“You sound like you have that cold that has been going around,” a co-worker told my husband. “Everyone’s got it.”
I’ve got “it” too, and any time everybody’s got a cold, I suspect allergies. Rochester calls itself the Flower City for good reason: it is full of flowering shrubs, trees, perennials and border gardens, all of which pump pollen. It might as well also be called the Allergy City. And this is the urban garden’s last gasp before frost.
The first known occupants in Rochester were the Seneca Nation. Despite the beauty of the Genesee River, with its six waterfalls spilling down from the Allegheny Plateau to Lake Ontario, they spent a few winters here and decided to push east and south. “Genesee” is a Seneca word for sinus infection, and much of the Iroquois Confederacy’s imperialism can be traced to the need for a place where their faces didn’t hurt eight months of the year.
The city’s first European settler was a land speculator named Colonel* Nathaniel Rochester, who arrived about 1810. He benefitted from the depredations of the War of 1812, when terrified settlers flew east to avoid the combined British-Iroquois forces storming across the border at Lewiston. Eventually, he succumbed to what historians tell us was a lingering and painful illness. What they don’t generally admit is that it was sinusitis.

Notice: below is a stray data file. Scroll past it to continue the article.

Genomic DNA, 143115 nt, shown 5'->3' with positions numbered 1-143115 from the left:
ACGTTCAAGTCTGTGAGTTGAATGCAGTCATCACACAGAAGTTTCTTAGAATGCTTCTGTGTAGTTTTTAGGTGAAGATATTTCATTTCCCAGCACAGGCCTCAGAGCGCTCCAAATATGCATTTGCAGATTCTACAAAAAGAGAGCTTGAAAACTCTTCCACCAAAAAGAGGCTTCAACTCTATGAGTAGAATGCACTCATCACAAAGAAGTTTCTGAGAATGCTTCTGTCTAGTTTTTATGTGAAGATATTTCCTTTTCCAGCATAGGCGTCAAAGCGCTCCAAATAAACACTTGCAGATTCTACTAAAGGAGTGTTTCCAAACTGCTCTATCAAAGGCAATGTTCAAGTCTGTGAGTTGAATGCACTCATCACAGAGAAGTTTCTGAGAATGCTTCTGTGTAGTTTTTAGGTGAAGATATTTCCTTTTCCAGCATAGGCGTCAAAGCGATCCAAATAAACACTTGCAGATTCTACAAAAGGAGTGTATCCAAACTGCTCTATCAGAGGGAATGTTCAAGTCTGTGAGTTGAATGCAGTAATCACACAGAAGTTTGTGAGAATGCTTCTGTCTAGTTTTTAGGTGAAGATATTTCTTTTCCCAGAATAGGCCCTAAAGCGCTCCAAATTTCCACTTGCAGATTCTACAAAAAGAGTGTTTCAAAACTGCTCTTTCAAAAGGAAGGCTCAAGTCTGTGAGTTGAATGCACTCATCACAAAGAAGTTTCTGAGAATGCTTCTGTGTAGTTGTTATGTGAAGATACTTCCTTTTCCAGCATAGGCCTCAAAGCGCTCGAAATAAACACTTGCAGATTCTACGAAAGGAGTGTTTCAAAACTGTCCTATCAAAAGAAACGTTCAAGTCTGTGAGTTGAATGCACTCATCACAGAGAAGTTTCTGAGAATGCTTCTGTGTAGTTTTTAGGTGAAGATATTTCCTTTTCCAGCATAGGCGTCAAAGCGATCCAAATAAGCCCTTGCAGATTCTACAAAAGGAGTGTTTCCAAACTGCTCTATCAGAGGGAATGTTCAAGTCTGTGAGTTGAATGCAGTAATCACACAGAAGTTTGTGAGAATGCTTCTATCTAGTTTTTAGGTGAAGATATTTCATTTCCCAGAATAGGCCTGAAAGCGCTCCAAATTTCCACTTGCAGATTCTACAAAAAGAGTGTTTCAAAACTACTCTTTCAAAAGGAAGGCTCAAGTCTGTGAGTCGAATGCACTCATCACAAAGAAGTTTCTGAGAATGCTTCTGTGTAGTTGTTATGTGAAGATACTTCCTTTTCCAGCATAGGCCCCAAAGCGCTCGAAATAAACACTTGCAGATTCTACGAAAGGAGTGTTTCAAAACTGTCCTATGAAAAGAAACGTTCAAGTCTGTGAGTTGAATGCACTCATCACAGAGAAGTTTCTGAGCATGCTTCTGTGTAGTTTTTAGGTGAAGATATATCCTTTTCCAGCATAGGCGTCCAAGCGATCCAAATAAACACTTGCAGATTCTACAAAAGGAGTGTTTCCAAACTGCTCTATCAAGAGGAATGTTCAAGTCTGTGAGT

Back to the future: you can easily identify the modern Rochesterian. He doesn’t tan, because the sun doesn’t come out all that much. He walks around with two fingers pressed firmly to the bridge of his nose and carries a tiny bottle of sinus spray in his pocket. Gentle coughs are a background susurration at gatherings, as is the sound of discreet unwrapping of cough lozenges.
Luckily, I’ll be in the city of New York on the weekend, where the only forces arrayed against breathing are more mild: auto exhaust, air pollution, the smells of heavy machinery and trash in the streets.
*There was one in every crowd, wasn’t there?